Bio: Edward Owen has been writing stories since childhood. His style ranges from horror to humor with a healthy mixture of sci-fi, paranormal thrillers and murder mysteries. His works include “Gunn Sight”, a sci-fi novel and ‘The GAME’, a horror novella and audio book. Nightmares and Body Parts, a collection of short stories, was released last December. Current projects include a web series called Black Rabbit and a multi-genre novel called “Equitorius”. He was a winner in the 2012 NaNoWriMo contest, completing fifty-three thousand words in the month of November. He lives in Rancho Cucamonga, CA with his wife and sons.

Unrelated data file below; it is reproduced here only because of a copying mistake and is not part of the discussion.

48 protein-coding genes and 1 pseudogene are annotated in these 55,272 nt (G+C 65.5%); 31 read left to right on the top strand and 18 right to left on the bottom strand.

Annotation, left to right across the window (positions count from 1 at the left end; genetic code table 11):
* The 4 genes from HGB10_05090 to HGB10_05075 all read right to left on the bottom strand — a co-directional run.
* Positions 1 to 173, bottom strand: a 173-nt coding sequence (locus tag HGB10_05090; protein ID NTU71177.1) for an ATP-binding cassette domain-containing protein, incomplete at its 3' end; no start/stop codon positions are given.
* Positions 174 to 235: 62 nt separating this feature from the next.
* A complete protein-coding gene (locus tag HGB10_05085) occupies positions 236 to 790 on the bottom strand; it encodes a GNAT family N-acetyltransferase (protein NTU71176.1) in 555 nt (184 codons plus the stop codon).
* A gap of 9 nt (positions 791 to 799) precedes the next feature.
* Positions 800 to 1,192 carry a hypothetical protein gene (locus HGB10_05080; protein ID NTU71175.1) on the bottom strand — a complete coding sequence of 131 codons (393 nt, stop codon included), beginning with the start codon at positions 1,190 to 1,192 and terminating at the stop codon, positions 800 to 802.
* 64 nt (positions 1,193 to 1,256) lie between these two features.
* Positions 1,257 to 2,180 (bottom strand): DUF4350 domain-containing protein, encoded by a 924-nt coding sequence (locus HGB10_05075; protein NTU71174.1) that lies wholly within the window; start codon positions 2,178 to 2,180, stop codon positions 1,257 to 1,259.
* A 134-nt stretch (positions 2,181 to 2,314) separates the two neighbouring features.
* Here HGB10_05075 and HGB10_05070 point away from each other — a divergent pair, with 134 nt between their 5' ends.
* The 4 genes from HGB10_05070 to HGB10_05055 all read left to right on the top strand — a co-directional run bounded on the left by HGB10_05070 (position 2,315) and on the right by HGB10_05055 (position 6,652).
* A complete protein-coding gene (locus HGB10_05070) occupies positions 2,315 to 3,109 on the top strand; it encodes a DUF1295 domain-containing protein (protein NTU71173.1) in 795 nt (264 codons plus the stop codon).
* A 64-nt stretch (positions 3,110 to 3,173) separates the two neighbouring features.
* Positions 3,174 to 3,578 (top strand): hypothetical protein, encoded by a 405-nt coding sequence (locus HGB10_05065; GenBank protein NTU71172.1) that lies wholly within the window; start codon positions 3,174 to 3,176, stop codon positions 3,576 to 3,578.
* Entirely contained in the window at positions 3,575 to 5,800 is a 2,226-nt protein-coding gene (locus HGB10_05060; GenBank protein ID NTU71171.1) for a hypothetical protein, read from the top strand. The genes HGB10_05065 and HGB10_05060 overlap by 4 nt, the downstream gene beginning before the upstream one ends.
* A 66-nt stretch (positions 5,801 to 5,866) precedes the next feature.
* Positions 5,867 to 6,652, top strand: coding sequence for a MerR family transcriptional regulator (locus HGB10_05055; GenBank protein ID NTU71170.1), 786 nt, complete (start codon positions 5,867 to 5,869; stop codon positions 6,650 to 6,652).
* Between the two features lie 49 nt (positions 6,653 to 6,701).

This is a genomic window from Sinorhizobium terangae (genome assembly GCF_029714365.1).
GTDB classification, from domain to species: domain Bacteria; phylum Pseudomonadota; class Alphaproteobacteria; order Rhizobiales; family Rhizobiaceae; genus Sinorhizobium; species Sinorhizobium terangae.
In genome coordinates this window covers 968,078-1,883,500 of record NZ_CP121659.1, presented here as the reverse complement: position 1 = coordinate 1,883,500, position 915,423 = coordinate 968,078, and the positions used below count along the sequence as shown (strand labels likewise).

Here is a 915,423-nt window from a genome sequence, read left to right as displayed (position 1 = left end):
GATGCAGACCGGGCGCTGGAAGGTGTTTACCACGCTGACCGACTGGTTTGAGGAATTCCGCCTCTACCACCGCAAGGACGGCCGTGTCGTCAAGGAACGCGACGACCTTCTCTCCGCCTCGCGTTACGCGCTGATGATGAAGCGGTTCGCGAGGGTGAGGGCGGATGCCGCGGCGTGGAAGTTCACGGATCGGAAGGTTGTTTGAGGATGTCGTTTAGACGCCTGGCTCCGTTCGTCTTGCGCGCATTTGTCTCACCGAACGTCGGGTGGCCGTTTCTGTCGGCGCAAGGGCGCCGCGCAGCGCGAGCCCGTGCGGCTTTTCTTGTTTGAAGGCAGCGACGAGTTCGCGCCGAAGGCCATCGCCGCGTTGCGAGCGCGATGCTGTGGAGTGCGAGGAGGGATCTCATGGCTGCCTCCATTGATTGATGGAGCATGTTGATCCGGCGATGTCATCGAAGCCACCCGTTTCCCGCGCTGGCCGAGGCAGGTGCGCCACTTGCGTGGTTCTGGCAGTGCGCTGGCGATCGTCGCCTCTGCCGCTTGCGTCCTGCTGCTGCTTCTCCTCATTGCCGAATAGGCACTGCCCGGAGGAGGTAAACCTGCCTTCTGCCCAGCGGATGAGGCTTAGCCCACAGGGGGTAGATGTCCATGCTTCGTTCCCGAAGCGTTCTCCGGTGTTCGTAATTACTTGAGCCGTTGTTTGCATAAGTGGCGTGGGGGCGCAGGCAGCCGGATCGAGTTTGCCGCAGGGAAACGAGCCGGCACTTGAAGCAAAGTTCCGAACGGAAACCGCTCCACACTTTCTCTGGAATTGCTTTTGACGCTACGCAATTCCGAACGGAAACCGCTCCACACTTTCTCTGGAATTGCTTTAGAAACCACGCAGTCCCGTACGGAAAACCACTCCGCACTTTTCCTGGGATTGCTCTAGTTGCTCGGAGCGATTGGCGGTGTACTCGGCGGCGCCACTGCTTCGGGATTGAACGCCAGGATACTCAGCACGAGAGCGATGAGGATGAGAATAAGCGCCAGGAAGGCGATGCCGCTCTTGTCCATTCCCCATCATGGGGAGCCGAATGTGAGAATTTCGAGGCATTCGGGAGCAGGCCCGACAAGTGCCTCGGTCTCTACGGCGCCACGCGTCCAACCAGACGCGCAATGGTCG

What’s the best way for a writer juggle their personal and writing life?
When someone figures this out, let me know. Juggle is the operative word. It depends on the other demands in your life. If you have young children, it can be a three ring circus and writing may happen very early or very late in your day.
Ordinary life often gets in the way of a planned structured day. Any tips?
Be flexible. I have a 40 minute bus ride back and forth to work four days a week. I try to use the time to write. It’s a challenge typing on a bumpy bus ride, but no one interrupts me. At home, I get most of my writing done early in the morning on the weekends when my family is asleep. If I really need a long block of writing time (I did this a lot during NaNoWriMo) I try to find out what my family needs from me and get those duties done first so they will give me my time. My youngest is 19, so it is a little easier to make this happen now than it was ten years ago.
What can a writer do to overcome ‘writer’s block?’